A fatal crash at Albion Park Rail, where a car ran into the back of petrol tanker, highlighted the serious after-effects an accident can have, said Assistant Commissioner Peter Barrie.
On Saturday morning, Daniel Clulow died when the car he was a passenger in hit the rear of a tanker.
The car was travelling south along the Princes Highway when it hit the tanker, which was turning out of Creole Road.
The three other occupants of the car were also injured.
The 25-year-old female driver was airlifted to St George Hospital, while a male and female passenger were also rushed to hospital.
Police said they received an emergency call from Mr Clulow shortly before the crash claiming shots were being fired at the car he was in.
Speaking at the conclusion of Operation Chrome, a two-day campaign targeting regional road safety, Southern Region commander Assistant Commissioner Barrie said the tragedy showed how one accident could affect so many lives.
"That particular fatality, whilst it's still under investigation, I guess is evidence of the issues I'm speaking about this morning," Assistant Commissioner Barrie said.
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"Unfortunately there was a fatality in regard to that accident but also some of the other passengers were seriously injured.
"It gives you an understanding of the impact of even a single motor vehicle accident, not only on the individual who might lose their life - and our thoughts go out to their families - but there's also the other occupants of the car who are often seriously injured."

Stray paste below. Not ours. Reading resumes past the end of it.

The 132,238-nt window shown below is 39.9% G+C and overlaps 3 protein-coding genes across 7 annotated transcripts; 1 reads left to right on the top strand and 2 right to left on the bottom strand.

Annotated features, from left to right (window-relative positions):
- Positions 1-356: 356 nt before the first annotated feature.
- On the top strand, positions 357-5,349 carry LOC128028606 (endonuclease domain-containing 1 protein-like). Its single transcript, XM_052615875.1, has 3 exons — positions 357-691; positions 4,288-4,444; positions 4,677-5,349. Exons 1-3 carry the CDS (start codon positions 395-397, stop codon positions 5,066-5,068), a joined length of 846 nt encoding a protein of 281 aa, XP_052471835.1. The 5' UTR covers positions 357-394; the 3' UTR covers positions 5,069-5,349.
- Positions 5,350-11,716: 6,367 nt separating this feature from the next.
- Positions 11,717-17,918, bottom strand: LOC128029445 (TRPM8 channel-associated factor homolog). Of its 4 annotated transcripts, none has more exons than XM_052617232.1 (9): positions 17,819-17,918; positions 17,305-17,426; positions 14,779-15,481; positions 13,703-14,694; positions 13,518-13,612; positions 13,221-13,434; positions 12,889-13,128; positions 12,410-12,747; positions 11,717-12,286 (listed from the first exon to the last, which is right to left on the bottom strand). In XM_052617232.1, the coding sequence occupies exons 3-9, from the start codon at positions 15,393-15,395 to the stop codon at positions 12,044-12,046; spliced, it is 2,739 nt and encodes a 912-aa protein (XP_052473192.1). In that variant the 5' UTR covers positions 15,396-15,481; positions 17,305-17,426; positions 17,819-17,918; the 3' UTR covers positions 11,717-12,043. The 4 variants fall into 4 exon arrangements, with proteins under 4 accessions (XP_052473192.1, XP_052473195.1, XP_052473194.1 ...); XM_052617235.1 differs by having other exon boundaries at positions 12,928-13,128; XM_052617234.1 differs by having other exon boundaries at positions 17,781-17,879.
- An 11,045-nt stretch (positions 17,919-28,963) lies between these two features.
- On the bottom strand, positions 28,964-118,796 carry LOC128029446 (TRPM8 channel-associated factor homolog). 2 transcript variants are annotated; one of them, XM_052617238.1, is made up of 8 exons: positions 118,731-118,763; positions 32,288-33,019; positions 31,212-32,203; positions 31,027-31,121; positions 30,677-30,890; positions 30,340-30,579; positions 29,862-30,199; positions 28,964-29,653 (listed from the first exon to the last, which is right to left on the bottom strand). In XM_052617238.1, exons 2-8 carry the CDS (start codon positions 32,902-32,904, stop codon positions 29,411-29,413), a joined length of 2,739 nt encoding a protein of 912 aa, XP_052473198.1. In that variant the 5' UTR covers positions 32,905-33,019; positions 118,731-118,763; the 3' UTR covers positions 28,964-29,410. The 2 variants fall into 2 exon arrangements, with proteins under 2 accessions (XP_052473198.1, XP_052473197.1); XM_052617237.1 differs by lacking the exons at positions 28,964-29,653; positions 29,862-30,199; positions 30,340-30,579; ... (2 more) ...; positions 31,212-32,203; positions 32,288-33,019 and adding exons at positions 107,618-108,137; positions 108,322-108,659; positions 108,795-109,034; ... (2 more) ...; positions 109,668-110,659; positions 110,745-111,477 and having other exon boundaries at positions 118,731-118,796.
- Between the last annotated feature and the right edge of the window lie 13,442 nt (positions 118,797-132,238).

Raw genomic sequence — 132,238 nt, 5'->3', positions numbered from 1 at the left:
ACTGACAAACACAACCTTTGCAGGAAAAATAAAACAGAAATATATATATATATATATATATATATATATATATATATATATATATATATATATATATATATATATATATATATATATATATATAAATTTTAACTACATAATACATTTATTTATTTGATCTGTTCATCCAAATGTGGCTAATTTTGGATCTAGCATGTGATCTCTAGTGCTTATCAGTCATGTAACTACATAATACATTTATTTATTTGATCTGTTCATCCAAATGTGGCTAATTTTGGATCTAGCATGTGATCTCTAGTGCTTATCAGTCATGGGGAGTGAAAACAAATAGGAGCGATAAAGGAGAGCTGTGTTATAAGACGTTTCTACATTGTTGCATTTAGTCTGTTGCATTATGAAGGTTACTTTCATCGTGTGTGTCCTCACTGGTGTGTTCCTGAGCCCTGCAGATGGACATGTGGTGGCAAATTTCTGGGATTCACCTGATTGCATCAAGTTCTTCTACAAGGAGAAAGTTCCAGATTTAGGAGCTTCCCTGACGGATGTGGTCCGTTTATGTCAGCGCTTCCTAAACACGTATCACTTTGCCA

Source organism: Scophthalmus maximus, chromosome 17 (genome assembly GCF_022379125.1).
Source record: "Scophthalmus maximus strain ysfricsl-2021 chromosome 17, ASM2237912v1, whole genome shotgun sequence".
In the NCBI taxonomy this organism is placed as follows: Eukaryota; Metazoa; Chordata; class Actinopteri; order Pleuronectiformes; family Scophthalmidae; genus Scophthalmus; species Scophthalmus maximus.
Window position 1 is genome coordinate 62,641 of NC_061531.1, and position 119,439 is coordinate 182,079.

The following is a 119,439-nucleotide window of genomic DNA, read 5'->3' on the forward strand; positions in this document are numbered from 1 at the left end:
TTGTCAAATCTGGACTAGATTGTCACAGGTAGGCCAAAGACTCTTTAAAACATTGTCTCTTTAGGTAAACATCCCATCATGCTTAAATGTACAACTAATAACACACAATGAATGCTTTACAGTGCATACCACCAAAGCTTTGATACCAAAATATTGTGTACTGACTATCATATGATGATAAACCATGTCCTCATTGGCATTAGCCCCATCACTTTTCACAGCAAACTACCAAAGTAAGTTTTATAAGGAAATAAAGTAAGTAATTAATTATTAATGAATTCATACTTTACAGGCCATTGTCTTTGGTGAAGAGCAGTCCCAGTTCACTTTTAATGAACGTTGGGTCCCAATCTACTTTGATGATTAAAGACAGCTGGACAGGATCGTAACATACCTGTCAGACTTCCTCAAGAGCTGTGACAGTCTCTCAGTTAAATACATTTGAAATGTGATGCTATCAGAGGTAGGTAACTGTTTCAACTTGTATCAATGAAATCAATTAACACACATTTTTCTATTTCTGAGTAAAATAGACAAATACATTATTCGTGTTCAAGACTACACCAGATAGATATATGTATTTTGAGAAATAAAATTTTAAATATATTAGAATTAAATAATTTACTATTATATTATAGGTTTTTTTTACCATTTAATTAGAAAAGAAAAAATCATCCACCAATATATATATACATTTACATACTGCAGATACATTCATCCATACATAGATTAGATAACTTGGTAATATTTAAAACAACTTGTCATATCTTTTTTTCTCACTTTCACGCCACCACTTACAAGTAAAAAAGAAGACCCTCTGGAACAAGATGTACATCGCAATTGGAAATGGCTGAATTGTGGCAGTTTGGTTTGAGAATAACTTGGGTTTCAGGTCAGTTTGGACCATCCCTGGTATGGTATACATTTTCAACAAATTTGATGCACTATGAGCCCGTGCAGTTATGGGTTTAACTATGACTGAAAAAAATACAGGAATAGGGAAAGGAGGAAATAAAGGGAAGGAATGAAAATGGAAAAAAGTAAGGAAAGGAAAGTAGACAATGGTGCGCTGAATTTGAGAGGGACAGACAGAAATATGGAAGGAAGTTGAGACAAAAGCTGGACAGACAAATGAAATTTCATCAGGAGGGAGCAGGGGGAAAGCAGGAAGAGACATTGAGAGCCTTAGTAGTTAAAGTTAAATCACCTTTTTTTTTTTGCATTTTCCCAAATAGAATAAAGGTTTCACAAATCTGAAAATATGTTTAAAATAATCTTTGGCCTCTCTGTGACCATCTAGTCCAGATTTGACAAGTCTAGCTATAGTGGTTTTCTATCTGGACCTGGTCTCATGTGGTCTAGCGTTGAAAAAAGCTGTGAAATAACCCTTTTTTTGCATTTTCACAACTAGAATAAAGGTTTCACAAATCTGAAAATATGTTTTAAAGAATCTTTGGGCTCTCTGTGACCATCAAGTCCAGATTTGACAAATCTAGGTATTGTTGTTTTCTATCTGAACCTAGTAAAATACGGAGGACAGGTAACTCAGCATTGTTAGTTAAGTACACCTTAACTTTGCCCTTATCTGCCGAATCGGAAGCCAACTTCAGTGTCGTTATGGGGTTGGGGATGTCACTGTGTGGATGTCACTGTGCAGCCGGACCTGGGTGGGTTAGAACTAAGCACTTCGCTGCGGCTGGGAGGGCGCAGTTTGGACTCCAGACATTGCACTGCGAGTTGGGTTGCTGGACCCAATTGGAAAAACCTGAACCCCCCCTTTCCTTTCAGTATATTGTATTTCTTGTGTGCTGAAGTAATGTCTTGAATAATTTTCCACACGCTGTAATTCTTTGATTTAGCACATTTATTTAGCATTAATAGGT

Operation Chrome took place on Friday and Saturday last week across the Southern Region and focused on road safety issues like drink and drug driving, mobile phone use and seatbelt offences.
"While the majority of people have abided by the law and the majority are diving safely there is still a significant number of people choosing to drive under the influence," Assistant Commissioner Barrie said.
"In Southern Region alone 42 people were found to be drink driving and 26 were subjected to a random drug test who were suspected of driving under the influence of drugs."
Assistant Commissioner Barrie said police had heavily publicised the road operation ahead of the weekend, rather than making it a covert activity in the hope of catching more people breaking the law.
"Part of this is about education," Assistant Commissioner Barrie said.
"We don't want people out on the road doing the wrong thing. We want to give them every opportunity to heed the message, to understand the issues and to stop behaving the way they are."